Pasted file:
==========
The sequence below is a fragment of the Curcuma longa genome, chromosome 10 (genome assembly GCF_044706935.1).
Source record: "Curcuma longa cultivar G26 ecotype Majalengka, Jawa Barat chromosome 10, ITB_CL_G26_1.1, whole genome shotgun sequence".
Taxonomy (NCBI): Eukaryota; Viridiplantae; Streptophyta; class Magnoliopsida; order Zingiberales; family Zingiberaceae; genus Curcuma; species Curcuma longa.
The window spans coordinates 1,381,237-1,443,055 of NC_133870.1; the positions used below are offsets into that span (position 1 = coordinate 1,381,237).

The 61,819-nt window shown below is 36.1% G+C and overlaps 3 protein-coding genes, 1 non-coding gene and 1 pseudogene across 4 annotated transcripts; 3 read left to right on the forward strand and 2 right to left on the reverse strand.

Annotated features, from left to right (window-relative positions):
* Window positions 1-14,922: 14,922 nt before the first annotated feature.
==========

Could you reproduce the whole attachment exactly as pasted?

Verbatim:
The sequence below is a fragment of the Curcuma longa genome, chromosome 10 (genome assembly GCF_044706935.1).
Source record: "Curcuma longa cultivar G26 ecotype Majalengka, Jawa Barat chromosome 10, ITB_CL_G26_1.1, whole genome shotgun sequence".
Taxonomy (NCBI): Eukaryota; Viridiplantae; Streptophyta; class Magnoliopsida; order Zingiberales; family Zingiberaceae; genus Curcuma; species Curcuma longa.
The window spans coordinates 1,381,237-1,443,055 of NC_133870.1; the positions used below are offsets into that span (position 1 = coordinate 1,381,237).

The 61,819-nt window shown below is 36.1% G+C and overlaps 3 protein-coding genes, 1 non-coding gene and 1 pseudogene across 4 annotated transcripts; 3 read left to right on the forward strand and 2 right to left on the reverse strand.

Annotated features, from left to right (window-relative positions):
* Window positions 1-14,922: 14,922 nt before the first annotated feature.